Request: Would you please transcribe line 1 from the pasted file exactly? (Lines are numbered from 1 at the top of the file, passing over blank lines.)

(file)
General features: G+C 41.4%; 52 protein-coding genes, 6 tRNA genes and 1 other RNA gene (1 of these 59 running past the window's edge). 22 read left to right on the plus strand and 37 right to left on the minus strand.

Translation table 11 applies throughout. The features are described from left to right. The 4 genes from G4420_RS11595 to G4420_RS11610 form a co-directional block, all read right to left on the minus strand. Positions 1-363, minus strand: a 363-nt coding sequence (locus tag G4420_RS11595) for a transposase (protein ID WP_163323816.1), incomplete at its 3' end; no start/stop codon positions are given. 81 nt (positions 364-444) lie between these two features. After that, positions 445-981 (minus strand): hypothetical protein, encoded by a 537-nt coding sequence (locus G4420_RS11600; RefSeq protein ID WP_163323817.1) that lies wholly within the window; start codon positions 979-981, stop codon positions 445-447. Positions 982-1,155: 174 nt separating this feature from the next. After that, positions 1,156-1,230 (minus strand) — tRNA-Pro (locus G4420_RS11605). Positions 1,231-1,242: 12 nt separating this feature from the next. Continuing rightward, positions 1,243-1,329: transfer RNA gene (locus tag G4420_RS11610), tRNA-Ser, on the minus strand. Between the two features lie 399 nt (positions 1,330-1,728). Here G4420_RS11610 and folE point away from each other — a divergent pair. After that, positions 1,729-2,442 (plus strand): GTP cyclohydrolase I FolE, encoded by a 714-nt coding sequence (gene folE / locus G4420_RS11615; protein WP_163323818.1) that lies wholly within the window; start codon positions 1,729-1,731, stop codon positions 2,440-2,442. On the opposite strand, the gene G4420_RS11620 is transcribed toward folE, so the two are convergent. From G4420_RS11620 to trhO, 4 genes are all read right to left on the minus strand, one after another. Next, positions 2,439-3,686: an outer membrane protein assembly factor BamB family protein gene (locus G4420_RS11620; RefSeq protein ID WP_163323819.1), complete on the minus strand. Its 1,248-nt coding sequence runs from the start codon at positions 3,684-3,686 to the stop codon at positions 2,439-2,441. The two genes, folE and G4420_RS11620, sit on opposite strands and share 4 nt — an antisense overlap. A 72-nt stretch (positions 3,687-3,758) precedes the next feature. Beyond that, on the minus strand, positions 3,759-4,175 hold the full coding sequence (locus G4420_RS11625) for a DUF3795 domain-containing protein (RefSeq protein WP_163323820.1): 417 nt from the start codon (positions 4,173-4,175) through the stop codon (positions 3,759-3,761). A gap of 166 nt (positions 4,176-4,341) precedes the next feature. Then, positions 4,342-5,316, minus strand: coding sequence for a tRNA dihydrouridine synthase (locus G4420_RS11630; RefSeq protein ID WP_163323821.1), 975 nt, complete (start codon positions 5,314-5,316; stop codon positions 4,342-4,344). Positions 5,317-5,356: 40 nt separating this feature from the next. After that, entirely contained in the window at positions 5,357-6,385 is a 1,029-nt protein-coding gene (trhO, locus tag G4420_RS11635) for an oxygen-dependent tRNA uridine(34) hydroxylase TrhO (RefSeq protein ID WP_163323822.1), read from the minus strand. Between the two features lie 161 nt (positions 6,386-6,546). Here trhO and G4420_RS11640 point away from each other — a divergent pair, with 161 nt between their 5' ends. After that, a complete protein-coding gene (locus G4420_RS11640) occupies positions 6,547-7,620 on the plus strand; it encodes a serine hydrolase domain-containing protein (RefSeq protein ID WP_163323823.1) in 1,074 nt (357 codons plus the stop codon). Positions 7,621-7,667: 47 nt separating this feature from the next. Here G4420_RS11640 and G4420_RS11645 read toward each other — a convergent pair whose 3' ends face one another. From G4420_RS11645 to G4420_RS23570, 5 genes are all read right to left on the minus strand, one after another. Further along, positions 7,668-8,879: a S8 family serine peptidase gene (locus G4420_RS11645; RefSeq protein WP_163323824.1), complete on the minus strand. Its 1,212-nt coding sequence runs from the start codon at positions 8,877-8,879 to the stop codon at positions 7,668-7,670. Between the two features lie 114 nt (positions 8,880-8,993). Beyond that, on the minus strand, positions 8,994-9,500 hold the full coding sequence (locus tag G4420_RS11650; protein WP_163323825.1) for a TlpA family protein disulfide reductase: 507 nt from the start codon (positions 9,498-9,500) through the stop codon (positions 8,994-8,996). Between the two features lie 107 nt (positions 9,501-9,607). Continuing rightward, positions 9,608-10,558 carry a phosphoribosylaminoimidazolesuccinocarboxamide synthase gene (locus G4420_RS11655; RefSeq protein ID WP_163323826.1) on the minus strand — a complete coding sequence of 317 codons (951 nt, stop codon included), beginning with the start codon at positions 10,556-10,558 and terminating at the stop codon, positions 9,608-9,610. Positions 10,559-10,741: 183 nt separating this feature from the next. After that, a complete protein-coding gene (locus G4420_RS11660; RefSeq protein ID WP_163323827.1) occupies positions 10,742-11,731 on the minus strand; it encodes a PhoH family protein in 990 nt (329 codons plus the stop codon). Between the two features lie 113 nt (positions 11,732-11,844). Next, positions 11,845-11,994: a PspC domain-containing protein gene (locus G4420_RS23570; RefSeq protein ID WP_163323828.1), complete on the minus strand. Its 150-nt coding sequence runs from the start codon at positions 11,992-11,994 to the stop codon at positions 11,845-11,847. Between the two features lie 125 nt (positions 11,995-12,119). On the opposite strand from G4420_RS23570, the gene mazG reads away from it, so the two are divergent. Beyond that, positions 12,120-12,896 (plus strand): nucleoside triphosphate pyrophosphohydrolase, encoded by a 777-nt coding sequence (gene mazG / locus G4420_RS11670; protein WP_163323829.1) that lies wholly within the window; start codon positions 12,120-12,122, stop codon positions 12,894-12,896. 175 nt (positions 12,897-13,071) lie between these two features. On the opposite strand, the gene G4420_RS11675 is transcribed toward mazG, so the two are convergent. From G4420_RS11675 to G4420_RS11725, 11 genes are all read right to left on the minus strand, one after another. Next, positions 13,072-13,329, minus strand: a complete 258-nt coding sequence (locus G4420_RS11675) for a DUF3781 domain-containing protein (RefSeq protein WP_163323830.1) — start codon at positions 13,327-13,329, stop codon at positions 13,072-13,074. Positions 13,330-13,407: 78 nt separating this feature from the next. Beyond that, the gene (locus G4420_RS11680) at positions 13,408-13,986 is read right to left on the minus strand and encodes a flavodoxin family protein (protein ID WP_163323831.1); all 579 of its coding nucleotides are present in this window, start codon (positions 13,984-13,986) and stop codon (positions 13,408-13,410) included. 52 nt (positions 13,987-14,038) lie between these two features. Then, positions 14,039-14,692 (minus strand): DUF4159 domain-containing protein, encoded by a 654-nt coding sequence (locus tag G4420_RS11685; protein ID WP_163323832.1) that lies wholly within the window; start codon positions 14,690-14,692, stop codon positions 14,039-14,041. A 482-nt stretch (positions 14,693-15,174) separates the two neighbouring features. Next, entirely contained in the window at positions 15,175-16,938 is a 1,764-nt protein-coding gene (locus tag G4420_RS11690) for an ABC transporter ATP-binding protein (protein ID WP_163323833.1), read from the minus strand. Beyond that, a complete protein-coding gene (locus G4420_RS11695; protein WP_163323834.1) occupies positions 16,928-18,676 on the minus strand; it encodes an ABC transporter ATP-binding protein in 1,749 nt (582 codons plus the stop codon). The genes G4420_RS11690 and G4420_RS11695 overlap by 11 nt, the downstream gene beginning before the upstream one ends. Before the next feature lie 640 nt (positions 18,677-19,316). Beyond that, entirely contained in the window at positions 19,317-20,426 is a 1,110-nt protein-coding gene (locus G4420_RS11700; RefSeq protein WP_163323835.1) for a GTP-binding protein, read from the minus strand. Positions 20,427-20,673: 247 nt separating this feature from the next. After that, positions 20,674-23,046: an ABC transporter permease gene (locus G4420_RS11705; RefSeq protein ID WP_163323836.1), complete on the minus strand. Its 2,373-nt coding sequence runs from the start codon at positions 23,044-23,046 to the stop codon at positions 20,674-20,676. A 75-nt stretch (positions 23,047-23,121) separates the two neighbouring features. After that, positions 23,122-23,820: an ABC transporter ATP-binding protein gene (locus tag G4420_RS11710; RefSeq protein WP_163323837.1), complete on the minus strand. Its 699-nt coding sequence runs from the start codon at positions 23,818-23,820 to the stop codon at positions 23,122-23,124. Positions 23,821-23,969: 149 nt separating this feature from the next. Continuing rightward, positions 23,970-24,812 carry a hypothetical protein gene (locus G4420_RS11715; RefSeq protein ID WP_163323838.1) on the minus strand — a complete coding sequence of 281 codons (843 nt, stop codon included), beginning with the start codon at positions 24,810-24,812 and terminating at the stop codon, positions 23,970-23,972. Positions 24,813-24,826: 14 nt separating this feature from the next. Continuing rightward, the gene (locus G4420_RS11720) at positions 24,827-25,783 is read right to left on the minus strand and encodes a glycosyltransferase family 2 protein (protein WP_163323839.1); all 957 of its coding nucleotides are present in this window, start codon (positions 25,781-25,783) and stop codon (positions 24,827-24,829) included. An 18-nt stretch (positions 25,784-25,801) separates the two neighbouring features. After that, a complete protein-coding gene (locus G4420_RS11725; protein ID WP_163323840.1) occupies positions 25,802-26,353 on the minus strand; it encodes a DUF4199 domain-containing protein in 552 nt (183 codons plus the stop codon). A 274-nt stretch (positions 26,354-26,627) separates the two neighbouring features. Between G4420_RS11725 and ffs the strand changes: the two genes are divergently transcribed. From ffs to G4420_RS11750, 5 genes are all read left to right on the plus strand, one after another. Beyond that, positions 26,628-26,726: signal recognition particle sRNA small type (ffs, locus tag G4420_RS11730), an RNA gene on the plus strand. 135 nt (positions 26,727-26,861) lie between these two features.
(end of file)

General features: G+C 41.4%; 52 protein-coding genes, 6 tRNA genes and 1 other RNA gene (1 of these 59 running past the window's edge). 22 read left to right on the plus strand and 37 right to left on the minus strand.